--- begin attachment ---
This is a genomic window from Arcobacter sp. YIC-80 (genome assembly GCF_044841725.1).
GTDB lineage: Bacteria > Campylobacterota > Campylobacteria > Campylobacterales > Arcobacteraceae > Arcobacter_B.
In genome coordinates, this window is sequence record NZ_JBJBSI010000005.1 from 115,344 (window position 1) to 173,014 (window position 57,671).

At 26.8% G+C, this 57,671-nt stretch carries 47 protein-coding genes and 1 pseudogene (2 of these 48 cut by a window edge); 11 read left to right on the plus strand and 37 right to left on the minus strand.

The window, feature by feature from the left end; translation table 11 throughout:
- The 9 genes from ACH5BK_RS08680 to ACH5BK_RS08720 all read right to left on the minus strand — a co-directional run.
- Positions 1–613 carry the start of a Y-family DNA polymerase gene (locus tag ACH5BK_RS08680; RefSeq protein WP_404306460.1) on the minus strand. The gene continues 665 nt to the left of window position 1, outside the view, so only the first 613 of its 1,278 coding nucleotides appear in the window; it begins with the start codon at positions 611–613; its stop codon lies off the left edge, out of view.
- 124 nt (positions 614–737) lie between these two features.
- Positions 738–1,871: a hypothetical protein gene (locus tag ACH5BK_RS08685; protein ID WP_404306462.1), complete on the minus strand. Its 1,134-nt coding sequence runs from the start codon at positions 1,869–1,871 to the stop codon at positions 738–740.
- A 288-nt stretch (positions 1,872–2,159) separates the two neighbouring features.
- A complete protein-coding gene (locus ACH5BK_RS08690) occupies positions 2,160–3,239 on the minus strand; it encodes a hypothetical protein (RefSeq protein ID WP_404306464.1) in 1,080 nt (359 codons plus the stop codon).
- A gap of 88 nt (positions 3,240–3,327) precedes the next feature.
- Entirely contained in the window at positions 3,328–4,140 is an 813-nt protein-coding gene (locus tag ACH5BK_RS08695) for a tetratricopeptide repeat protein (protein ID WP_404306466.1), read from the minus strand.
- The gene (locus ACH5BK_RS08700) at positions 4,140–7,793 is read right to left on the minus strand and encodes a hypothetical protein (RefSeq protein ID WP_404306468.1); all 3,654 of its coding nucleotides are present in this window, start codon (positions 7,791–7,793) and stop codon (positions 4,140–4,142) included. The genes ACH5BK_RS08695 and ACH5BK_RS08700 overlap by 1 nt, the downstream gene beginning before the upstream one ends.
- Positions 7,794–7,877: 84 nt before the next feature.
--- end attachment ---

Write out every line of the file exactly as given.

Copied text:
This is a genomic window from Arcobacter sp. YIC-80 (genome assembly GCF_044841725.1).
GTDB lineage: Bacteria > Campylobacterota > Campylobacteria > Campylobacterales > Arcobacteraceae > Arcobacter_B.
In genome coordinates, this window is sequence record NZ_JBJBSI010000005.1 from 115,344 (window position 1) to 173,014 (window position 57,671).

At 26.8% G+C, this 57,671-nt stretch carries 47 protein-coding genes and 1 pseudogene (2 of these 48 cut by a window edge); 11 read left to right on the plus strand and 37 right to left on the minus strand.

The window, feature by feature from the left end; translation table 11 throughout:
- The 9 genes from ACH5BK_RS08680 to ACH5BK_RS08720 all read right to left on the minus strand — a co-directional run.
- Positions 1–613 carry the start of a Y-family DNA polymerase gene (locus tag ACH5BK_RS08680; RefSeq protein WP_404306460.1) on the minus strand. The gene continues 665 nt to the left of window position 1, outside the view, so only the first 613 of its 1,278 coding nucleotides appear in the window; it begins with the start codon at positions 611–613; its stop codon lies off the left edge, out of view.
- 124 nt (positions 614–737) lie between these two features.
- Positions 738–1,871: a hypothetical protein gene (locus tag ACH5BK_RS08685; protein ID WP_404306462.1), complete on the minus strand. Its 1,134-nt coding sequence runs from the start codon at positions 1,869–1,871 to the stop codon at positions 738–740.
- A 288-nt stretch (positions 1,872–2,159) separates the two neighbouring features.
- A complete protein-coding gene (locus ACH5BK_RS08690) occupies positions 2,160–3,239 on the minus strand; it encodes a hypothetical protein (RefSeq protein ID WP_404306464.1) in 1,080 nt (359 codons plus the stop codon).
- A gap of 88 nt (positions 3,240–3,327) precedes the next feature.
- Entirely contained in the window at positions 3,328–4,140 is an 813-nt protein-coding gene (locus tag ACH5BK_RS08695) for a tetratricopeptide repeat protein (protein ID WP_404306466.1), read from the minus strand.
- The gene (locus ACH5BK_RS08700) at positions 4,140–7,793 is read right to left on the minus strand and encodes a hypothetical protein (RefSeq protein ID WP_404306468.1); all 3,654 of its coding nucleotides are present in this window, start codon (positions 7,791–7,793) and stop codon (positions 4,140–4,142) included. The genes ACH5BK_RS08695 and ACH5BK_RS08700 overlap by 1 nt, the downstream gene beginning before the upstream one ends.
- Positions 7,794–7,877: 84 nt before the next feature.